Washington Post Live: If there’s one statistic people should know about the impact of their own eating habits, what would it be?
Jason Clay:There are many, but I think the fact that it takes a liter of water to produce each calorie of food is pretty interesting. On a planet where we already use 70% of all the water taken by people to grow food, how are we going to double food production using less water by 2050? Remember that climate change is going to make water availability more precarious and variable, so the water issue may be the single most important one. However, going forward we will have to optimize our solutions rather than maximizing any single one.
Washington Post Live: Food waste and food security are closely tied. Obviously there’s no silver bullet to ensure food security for all, but what do you think a game changer would be?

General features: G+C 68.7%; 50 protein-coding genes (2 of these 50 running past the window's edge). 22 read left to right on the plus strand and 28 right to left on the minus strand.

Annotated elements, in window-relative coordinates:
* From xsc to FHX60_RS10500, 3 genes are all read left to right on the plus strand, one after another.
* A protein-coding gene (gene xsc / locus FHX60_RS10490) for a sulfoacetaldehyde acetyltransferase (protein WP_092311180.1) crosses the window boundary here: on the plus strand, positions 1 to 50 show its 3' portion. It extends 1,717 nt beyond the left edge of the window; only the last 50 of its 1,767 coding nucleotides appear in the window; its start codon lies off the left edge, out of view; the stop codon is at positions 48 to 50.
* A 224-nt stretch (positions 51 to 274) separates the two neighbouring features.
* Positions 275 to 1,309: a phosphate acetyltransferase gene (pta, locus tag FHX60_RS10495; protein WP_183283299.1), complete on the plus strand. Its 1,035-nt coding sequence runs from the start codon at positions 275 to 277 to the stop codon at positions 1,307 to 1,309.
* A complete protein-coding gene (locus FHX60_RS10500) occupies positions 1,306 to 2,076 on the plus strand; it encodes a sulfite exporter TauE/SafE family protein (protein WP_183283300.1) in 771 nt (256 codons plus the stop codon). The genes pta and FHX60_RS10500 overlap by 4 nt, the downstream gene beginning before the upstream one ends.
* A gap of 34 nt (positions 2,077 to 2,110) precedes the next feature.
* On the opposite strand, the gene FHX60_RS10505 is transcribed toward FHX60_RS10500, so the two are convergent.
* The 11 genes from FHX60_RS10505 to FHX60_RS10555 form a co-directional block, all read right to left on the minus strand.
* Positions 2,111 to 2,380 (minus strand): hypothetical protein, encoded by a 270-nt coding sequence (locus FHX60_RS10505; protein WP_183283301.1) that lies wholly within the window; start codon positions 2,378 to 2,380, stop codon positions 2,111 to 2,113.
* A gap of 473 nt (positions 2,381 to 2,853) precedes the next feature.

Jason Clay: Food security needs to be distinguished from food self sufficiency. Very few countries are self sufficient in food. All developed countries import more by value than they produce, including the US, but this is by value not by tons or calories so it is a bit deceptive. Still global trade is going to be key to producing and distributing more food for more people while maintaining the planet. Ten years ago about 6% of food globally crossed international borders. Today it is 12. clearly some crops are more traded than others. what this means to me is that cdomparative advantage is real. it is easier to produce surplus in some places than in others and do less harm to the enfironment. in this context, we need to put an economic value on nature. The environment is not full of free goods. Companies and governments should be required to report and reflect the environmental cost of their activities in national accounts and corporate balance sheets. This will help create a global marketplace that accurately accounts for the environmental and social benefits of, and costs to, natural resources